Meet the new loss, same as the old loss, for CT tech school football
Manchester — The scoreboard, still illuminated behind Rob Fleeting, read Windsor 62, Cheney Tech 0. And to think this was a playoff game. Or what passes for one amid the CIAC's benign neglect of competitive balance.
Fleeting, the longtime coach at Windsor, was asked if this felt like a playoff game.
"That's a tough question to answer," he said, unwittingly giving the best answer of all.
Fleeting went on to teach a veritable college course in diplomacy. He meant no ill will toward Cheney Tech. But how does one process this counterintuitive feeling of a glorified scrimmage in what should have been the biggest game of the season?
"We're excited to be in the playoffs," Fleeting said. "Sometimes a lot of teams play down to their competition. Not to say anything negative about Cheney Tech. But we were doing what we wanted to do. We're happy to be here. That's all I can say."
That's all he could say because what's left to say about this defective playoff system that allows technical school and tech school cooperatives to play for the same trophies as perennial state powers? In the two previous state tournaments, tech school qualifiers Abbott Tech/Immaculate (2019) and Cheney (2018) lost by a combined score of 111-6, outcomes that are not merely unfair to the tech schools, but alter the integrity of the brackets.
Straight up: Among its many obligations, the CIAC bears the responsibility of establishing equitable baselines for the games our kids play, identifying and adjusting competitive imbalances in the name of a fair opportunity to succeed.
In this case, technical schools and other cooperatives belong in a separate state tournament division. The athletic missions of technical schools are far more secondary than in their public/choice counterparts, evidenced by their inability to win even one playoff game to date.
Cooperatives, by definition, are created because of modest participation numbers, thus making them ill-suited to play what lurked for them in Class L this season: St. Joe's, Hand, Windsor, etc.
And yet the CIAC's playoff structure remains robotic and formulaic. Rather than developing networks of representatives from member schools who will take the deep dive into details, the CIAC prefers this one-size-fits-all melody of enrollment numbers telling all — and not the deeper significance of how the numbers are constructed. This allows tech school kids to compete for the same trophy as St. Joe's.
Once again: This is not an attempt to throw tech school programs down a flight of stairs. They deserve a chance to compete for a trophy. Just not in this format, where their presence ruins the integrity of the tournament bracket.
Example: The residual effect of Tuesday's competitive mismatch between Cheney and Windsor will spill into the semifinals. The short window (five days) between the quarterfinals and the semifinals leaves less recovery and preparation time. Windsor's lopsided lead allowed it to rest its starters most of the second half, while semifinal opponent St. Joseph was in a steel cage match against Hand (a 21-20 overtime win). No rest allowed.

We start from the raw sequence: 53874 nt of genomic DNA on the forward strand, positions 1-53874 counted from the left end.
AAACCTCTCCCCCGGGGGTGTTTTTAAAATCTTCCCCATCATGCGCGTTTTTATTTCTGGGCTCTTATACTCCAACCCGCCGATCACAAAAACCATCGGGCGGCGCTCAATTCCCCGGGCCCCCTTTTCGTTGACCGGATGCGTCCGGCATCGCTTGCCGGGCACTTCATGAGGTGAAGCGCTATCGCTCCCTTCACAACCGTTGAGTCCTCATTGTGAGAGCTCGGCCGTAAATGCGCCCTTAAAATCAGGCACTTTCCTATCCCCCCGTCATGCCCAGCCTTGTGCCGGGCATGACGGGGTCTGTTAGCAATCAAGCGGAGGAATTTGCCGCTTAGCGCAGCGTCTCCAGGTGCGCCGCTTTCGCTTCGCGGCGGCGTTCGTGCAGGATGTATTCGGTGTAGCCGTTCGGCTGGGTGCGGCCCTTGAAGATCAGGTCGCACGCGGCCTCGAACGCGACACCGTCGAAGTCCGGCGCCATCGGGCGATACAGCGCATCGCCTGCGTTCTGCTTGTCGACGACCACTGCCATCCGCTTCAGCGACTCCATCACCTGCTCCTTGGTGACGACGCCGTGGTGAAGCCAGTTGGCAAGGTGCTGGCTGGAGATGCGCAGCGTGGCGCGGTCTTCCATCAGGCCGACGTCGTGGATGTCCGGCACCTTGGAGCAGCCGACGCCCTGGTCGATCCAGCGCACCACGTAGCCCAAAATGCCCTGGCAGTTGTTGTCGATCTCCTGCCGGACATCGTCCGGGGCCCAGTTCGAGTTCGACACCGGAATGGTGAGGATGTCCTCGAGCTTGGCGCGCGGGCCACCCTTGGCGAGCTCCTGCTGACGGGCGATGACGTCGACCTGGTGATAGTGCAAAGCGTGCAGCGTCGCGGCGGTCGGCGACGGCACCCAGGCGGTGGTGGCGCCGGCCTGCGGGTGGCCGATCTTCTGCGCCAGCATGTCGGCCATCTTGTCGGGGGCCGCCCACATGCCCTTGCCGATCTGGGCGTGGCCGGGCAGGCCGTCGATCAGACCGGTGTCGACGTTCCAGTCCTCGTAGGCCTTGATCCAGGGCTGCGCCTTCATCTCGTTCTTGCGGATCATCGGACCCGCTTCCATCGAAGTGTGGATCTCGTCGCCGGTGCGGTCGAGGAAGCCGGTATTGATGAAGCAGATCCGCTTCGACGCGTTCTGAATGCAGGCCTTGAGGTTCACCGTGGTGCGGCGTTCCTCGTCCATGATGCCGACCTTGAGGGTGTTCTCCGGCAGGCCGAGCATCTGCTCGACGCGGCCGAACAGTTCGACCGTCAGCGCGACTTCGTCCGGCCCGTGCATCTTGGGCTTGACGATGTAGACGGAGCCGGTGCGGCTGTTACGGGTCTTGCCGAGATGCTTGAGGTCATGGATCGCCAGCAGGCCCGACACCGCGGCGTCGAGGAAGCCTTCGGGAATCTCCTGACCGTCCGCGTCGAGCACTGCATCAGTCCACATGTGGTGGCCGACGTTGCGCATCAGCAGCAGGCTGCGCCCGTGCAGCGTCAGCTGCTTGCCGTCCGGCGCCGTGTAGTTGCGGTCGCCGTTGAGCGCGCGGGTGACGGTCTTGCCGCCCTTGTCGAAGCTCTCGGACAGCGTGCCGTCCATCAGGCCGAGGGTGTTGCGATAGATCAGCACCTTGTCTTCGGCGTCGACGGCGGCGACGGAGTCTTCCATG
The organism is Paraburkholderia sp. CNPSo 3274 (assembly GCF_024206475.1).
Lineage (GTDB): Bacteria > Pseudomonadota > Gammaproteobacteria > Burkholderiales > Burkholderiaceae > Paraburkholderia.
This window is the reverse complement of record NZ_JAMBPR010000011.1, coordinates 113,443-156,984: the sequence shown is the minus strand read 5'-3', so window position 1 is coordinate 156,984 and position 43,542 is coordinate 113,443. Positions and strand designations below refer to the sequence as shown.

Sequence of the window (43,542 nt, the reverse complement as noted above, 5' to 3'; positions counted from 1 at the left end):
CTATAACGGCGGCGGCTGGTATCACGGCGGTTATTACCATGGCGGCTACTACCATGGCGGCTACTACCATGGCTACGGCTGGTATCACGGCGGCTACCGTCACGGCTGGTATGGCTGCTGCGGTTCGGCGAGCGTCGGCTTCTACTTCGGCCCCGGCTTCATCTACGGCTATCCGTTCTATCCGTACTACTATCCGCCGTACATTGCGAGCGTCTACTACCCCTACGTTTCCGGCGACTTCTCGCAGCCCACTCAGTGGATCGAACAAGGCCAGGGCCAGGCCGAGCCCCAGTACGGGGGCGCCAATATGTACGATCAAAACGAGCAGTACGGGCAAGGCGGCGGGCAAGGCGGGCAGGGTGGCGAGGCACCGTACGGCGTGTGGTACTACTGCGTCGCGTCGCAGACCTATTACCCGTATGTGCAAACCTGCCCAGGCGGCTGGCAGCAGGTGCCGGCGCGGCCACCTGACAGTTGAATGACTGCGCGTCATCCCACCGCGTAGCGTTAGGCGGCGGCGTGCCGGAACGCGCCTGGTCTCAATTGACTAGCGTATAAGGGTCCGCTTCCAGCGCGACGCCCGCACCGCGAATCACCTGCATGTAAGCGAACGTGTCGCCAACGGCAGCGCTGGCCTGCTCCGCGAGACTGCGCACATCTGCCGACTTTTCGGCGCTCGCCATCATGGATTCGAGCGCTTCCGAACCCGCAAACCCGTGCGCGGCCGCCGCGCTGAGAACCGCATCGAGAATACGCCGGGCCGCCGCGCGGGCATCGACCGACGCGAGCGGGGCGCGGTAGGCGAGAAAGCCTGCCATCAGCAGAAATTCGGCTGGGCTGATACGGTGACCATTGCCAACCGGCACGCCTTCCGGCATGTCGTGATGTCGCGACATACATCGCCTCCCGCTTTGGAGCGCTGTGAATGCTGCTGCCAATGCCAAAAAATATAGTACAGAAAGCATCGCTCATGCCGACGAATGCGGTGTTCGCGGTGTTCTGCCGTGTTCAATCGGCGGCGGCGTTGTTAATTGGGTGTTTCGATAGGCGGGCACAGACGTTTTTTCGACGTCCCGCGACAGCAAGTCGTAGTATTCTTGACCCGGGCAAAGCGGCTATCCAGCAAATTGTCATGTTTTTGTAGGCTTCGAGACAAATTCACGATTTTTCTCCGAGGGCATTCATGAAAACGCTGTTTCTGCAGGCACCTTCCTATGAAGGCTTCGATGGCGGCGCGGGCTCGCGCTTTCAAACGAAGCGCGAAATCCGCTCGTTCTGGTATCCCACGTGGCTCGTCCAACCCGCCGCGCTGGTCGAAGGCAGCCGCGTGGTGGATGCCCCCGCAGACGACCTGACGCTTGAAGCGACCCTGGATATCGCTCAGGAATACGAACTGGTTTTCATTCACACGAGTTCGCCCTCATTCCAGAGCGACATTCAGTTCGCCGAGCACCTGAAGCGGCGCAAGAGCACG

Windsor may still lose, but its good fortune in drawing a tech school allowed its players more rest and less physical exertion. That's a competitive advantage — a veritable quarterfinal bye — that the CIAC could and should avoid in the future.
"It's a tough thing to manage," Fleeting said. "You don't know whether to take your kids out early, but you wonder if they got enough work in. Do you score or not score? I think it's good we were able to get them out. ... It's tough to coach a game like this."
Quarterback Eli Cromartie said, "We have to look at every game like a playoff game. We can't come out here thinking things are sweet. But it felt good to know we could get the guys out with what's coming (Sunday)."
Tech schools violate bracket integrity in other sports as well. Scores from the last two years in the state baseball tournament: Bethel 22, Kaylor Tech 2; Avon 10, Platt Tech 0; East Lyme 14, Cheney Tech 1; Barlow 11, Ellis Tech 2; Notre Dame 18, Ellis Tech 0; Bristol Central 16, Platt Tech 0; Woodland 21, Wolcott Tech 0; Watertown 12, Vinal Tech 0; Ellington 10, Abbott Tech 1; St. Joseph 25, Grasso Tech 0.
Baseball is about three things: pitching, pitching and pitching. And if a high school coach sees he has drawn a tech school in the early rounds, he has the unfair advantage of altering his pitching rotation. He may opt to throw his No. 3 or 4 starter against a tech school, understanding the history of how tech schools can't compete. No such luck for another coach whose program is playing a more legitimate school and must throw his ace.
Again: The CIAC has an obligation to ensure competitive balance. Until tech schools compete in a different division, nights such as Tuesday will produce:
A winning coach who doesn't really know what to say or feel.
A losing team whose last memory on its home field was a 62-0 loss.
A winning team that got to rest its starters while its semifinal opponent could not.
All preventable, too.
So when do you think CIAC will start doing its job?
This is the opinion of Day sports columnist Mike DiMauro
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